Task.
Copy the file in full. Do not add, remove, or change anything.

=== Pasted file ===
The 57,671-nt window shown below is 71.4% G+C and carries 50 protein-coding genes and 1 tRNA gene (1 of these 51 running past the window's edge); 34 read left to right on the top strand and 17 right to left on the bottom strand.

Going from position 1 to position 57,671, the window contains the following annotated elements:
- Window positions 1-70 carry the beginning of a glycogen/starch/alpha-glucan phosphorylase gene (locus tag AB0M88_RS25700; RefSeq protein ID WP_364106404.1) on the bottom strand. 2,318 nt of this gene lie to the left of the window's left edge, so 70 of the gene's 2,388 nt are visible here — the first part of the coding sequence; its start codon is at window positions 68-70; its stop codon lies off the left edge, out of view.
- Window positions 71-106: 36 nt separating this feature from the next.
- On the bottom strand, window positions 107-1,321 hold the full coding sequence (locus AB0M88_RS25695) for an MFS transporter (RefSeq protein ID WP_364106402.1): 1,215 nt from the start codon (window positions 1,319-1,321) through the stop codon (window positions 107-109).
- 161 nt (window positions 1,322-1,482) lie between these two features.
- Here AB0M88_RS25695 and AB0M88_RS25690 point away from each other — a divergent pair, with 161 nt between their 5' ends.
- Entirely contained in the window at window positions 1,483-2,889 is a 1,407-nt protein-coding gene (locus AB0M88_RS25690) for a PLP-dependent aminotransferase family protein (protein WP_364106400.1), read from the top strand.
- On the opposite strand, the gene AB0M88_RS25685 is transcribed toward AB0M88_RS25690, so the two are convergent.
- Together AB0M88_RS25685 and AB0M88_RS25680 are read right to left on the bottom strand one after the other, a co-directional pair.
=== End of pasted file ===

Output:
The 57,671-nt window shown below is 71.4% G+C and carries 50 protein-coding genes and 1 tRNA gene (1 of these 51 running past the window's edge); 34 read left to right on the top strand and 17 right to left on the bottom strand.

Going from position 1 to position 57,671, the window contains the following annotated elements:
- Window positions 1-70 carry the beginning of a glycogen/starch/alpha-glucan phosphorylase gene (locus tag AB0M88_RS25700; RefSeq protein ID WP_364106404.1) on the bottom strand. 2,318 nt of this gene lie to the left of the window's left edge, so 70 of the gene's 2,388 nt are visible here — the first part of the coding sequence; its start codon is at window positions 68-70; its stop codon lies off the left edge, out of view.
- Window positions 71-106: 36 nt separating this feature from the next.
- On the bottom strand, window positions 107-1,321 hold the full coding sequence (locus AB0M88_RS25695) for an MFS transporter (RefSeq protein ID WP_364106402.1): 1,215 nt from the start codon (window positions 1,319-1,321) through the stop codon (window positions 107-109).
- 161 nt (window positions 1,322-1,482) lie between these two features.
- Here AB0M88_RS25695 and AB0M88_RS25690 point away from each other — a divergent pair, with 161 nt between their 5' ends.
- Entirely contained in the window at window positions 1,483-2,889 is a 1,407-nt protein-coding gene (locus AB0M88_RS25690) for a PLP-dependent aminotransferase family protein (protein WP_364106400.1), read from the top strand.
- On the opposite strand, the gene AB0M88_RS25685 is transcribed toward AB0M88_RS25690, so the two are convergent.
- Together AB0M88_RS25685 and AB0M88_RS25680 are read right to left on the bottom strand one after the other, a co-directional pair.